The conviction of Charles Taylor: A victory for justice – not an end to impunity

The Hague – The Netherlands, April 26 2012:

Five years after the beginning of the ‘Taylor trial’ and after having heard nearly 100 witnesses, the judges of the Special Court for Sierra Leone  announced their historic decision: the former Liberian president is found guilty of aiding and abetting war crimes.

The warlord-turned-president is found guilty of 11 counts of war crimes and crimes against humanity for arming Sierra Leone rebels in exchange for ‘blood diamonds’ smuggled across the Sierra Leonean / Liberian border. According to the judges, Taylor played a crucial role in allowing the rebels to continue a bloody rampage in Sierra Leone during that West African nation’s 11-year civil war, which ended in 2002 with more than 50,000 dead.

Charles Taylor, once the most wanted man in West Africa, hears the verdict, apparently without emotion, but insiders know from the subtile movements of his hands and the way he looks behind his golden-rimmed shaded glasses that he realizes he is going to spend a yet unknown number of years in an English prison. The Dutch government had agreed that his trial would take place in The Hague, for this occasion seat of the Special Court for Sierra Leone – the official seat, the country’s capital Freetown, was not considered safe enough – on condition that if convicted another country would be willing to accept the convicted war criminal. The UK government had responded positively to the Dutch wishes.

The verdict is historic: it is the the first time since 1945 – the Nuremberg Trials - that a head of state is convicted. Ironically – Liberia continues to make history. The country is not only the first and oldest African Republic, created in 1847. Also, its President, Ellen Johnson Sirleaf is the first democratically elected female African president. Moreover, in 2011 she was awarded the Nobel Peace Prize, another historic achievement. And now Taylor’s conviction, although a less noble accomplishment.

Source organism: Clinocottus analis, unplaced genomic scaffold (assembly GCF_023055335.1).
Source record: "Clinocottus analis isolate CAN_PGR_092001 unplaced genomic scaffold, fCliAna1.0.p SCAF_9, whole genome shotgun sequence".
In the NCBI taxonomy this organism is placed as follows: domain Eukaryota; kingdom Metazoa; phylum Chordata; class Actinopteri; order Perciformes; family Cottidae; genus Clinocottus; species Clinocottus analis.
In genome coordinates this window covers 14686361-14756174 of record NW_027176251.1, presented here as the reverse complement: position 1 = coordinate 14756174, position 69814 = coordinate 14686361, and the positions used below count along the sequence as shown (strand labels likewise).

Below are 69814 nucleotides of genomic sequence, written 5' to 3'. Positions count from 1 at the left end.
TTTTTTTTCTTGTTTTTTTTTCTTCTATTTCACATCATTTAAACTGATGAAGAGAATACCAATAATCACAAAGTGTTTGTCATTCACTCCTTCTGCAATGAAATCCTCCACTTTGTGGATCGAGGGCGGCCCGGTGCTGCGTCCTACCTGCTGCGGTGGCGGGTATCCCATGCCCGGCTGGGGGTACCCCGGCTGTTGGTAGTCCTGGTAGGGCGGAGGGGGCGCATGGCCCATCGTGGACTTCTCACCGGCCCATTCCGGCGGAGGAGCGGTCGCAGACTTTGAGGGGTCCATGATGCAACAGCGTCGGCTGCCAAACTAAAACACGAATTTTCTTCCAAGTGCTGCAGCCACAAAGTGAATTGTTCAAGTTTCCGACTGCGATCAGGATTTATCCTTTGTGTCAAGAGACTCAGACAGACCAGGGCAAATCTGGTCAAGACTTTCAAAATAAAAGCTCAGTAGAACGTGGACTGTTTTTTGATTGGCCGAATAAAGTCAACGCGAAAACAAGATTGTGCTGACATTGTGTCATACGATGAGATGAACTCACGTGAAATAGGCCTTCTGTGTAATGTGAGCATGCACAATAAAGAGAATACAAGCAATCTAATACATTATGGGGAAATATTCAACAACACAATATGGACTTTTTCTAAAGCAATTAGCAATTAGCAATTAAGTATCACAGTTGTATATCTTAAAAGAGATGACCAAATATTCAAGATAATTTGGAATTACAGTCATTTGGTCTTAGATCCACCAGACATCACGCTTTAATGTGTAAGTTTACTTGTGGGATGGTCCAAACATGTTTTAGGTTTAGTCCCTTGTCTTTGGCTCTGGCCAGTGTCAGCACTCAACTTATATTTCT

The conviction of former President Charles Taylor, once a warlord, then president, now a preacher, represents a victory of justice even though the victims’ grief and sorrow can never be compensated by his languishing in jail. The Special Court has scheduled a sentencing hearing for May 16 and the sentencing judgement will be delivered on May 30 next. Under the Special Court Rules, sentences must be given in a specified term of years. The  Court may not impose a life sentence or the death penalty.

By the way, the Taylor Trial cost about US$ 250 million….

No end to impunity

The conviction of warlord-turned-president Charles Taylor does not mean an end to impunity in Africa. Taylor stood trial for crimes committed in Sierra Leone, not for his role in the Liberian civil wars (1989-1996; 1998-2003). In 2009, the Liberian Truth and Reconciliation Committee (TRC) in its final report recommended that all Liberian warlords be prosecuted: Charles Taylor, Prince Johnson, Roosevelt Johnson, Alhaji Kromah, George Boley, Thomas Nimley, Sekou Konneh and François Massaquoi. The report was shelved. Liberian warlords walk free in Liberia.

Former heads of state Mengistu of Ethiopia and Habré of Chad are internationally wanted for their crimes yet manage to escape from justice for more than twenty years: Haile Mariam Mengistu lives comfortably in Maguba’s Zimbabwe, and Hissein Habré in one of Africa’s most stable democracies, Senegal. Incumbent President Omar Al-Bashir of Sudan is indicted by the International Criminal Court for war crimes but still at large and enjoying his freedom. And some heads of state, like Burkinabe president Blaise Compoare, are not even indicted for the blood on their hands.

Also criminal warlords Joseph Kony and Bosco Ntaganda are fugitives but not yet arrested. The accusations against them are well known: war crimes, abductions, enlisting child soldiers a.s.o

And what about the impunity of corrupt African leaders like Teodoro Obiang Nguema, president of Equatorial Guinea, and his son Teodorine? Their compulsive kleptomania is almost beyond belief.

Concluding, the verdict in the Charles Taylor case certainly represents a landmark in international justice. However, though an important battle was won, not the war against impunity in Africa. Let’s face it.

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